When growing up, my parents raised me on a different “American Dream”, and its still a dream open to everyone. The “American Dream” that I was raised upon is that we are all created equal by our creator, and we all have a shot to become rich, through our own hard work and innovation. However, recently the administration has engaged in much class warfare. Politicians on both sides of the aisle, as well as the occupy movement have latched onto several phrases, including: paying their fair share, millionaires, billionaires and the richest one percent. Though they do not realize it, the populous is being conditioned on the highest level for socialism. In such a system, the government is repeatedly trying to put the citizenry on equal footing, but their distribution is more equal to a modern day Robin Hood.[5] They look to the government to loot for them for the success they do not have and do not want to put in the effort to achieve. The looters will have to learn to survive on their own if they no longer receive a government hand out. If they cannot learn to make do on their own, then it is their own fault that they will fail in survival. This might seem cold, but there is other ways to help those that really cannot help themselves.

Hard economics should be seen as a survival of the fittest, but there is a way to still have some humanity for those that cannot help themselves: Charity. Charity is not government mandated as the welfare system is, and it takes true goodness of heart in order to help a person out of charity. Not making charity compulsory really makes it a truly good gesture, rather than being a requirement it is made an act of love for humanity. It is this type of “good” that Plato reaches for in his “Allegory of the Cave.”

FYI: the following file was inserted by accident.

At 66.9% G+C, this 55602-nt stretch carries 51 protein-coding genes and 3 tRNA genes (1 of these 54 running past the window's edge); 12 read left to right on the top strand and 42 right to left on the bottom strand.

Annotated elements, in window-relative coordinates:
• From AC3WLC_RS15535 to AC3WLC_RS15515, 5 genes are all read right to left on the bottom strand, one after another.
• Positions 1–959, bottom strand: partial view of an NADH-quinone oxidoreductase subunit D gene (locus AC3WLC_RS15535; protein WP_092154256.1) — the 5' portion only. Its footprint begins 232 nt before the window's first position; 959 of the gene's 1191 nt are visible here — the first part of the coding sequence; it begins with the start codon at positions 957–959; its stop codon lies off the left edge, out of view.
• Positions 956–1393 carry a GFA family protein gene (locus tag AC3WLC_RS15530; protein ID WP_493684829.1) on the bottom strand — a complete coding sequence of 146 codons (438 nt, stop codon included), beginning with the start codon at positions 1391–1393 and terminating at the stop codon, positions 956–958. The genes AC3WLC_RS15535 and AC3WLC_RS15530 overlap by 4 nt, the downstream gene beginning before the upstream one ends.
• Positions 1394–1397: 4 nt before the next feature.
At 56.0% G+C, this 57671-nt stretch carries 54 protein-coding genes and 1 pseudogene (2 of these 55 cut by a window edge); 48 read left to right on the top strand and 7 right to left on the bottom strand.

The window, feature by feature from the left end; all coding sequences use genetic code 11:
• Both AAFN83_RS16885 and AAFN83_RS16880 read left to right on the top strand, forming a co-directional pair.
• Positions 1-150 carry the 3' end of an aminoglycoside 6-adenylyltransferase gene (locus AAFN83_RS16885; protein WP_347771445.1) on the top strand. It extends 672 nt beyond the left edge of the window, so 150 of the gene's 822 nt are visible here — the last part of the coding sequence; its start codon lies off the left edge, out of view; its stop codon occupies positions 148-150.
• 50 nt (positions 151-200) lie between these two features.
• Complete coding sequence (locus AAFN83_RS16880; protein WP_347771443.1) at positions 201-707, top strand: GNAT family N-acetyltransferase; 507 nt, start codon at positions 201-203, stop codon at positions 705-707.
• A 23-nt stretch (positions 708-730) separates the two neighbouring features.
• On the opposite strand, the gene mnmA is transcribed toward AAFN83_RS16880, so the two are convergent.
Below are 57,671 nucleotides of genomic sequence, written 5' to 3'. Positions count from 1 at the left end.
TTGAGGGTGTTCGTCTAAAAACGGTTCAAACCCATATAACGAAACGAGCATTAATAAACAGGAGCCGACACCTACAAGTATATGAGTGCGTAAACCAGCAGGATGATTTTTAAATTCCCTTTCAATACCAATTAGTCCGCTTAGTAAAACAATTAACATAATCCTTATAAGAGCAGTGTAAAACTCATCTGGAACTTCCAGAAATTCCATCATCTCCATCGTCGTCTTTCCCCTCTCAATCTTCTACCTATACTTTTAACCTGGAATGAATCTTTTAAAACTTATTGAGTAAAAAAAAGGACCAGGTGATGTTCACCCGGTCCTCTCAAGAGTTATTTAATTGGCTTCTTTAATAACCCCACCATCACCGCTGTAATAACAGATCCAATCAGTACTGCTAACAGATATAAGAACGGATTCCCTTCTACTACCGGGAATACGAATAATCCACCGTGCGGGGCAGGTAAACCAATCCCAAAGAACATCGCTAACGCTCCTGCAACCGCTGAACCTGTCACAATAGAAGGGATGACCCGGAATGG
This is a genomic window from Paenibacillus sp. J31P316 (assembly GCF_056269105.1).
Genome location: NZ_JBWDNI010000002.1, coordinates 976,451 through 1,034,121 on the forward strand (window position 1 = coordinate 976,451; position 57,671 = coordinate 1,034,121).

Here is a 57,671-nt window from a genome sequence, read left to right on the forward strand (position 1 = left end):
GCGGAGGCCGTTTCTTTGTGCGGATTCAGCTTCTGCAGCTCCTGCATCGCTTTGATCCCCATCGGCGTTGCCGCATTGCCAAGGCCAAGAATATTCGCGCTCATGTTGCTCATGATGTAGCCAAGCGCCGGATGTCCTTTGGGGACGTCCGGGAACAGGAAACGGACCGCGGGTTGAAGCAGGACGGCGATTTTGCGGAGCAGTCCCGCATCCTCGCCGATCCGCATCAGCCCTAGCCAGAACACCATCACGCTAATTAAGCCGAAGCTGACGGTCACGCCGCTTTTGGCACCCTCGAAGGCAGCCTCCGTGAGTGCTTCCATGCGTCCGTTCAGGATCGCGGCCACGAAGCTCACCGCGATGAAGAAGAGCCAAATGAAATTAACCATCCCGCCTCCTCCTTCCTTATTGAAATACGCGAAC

America cannot cut the social umbilical cord unless the voting populace truly wants that change. They have to truly understand that the situation cannot get better unless some growing pains are endured. Americans live the most comfortable life style in the world, and in order to help this life style endure, voters have to learn that they need to pick themselves up by their boot straps, give up a little bit of comfort, to hopefully achieve more comfort later on. Cutting welfare programs will cause taxes to lower, profits to go up and will help to cut into the national debt which is now up to 110% of GDP.[6] Reagan called such an economic situation the “trickle down effect,” and it is very true of what cutting at the government level can do to help the private sector.[7] If America continues to spend at its current rate, then it will quickly reach its Weimar moment. When that moment is reached, then a wheelbarrow full of one hundred dollar bills will not buy enough bread to feed a family of three.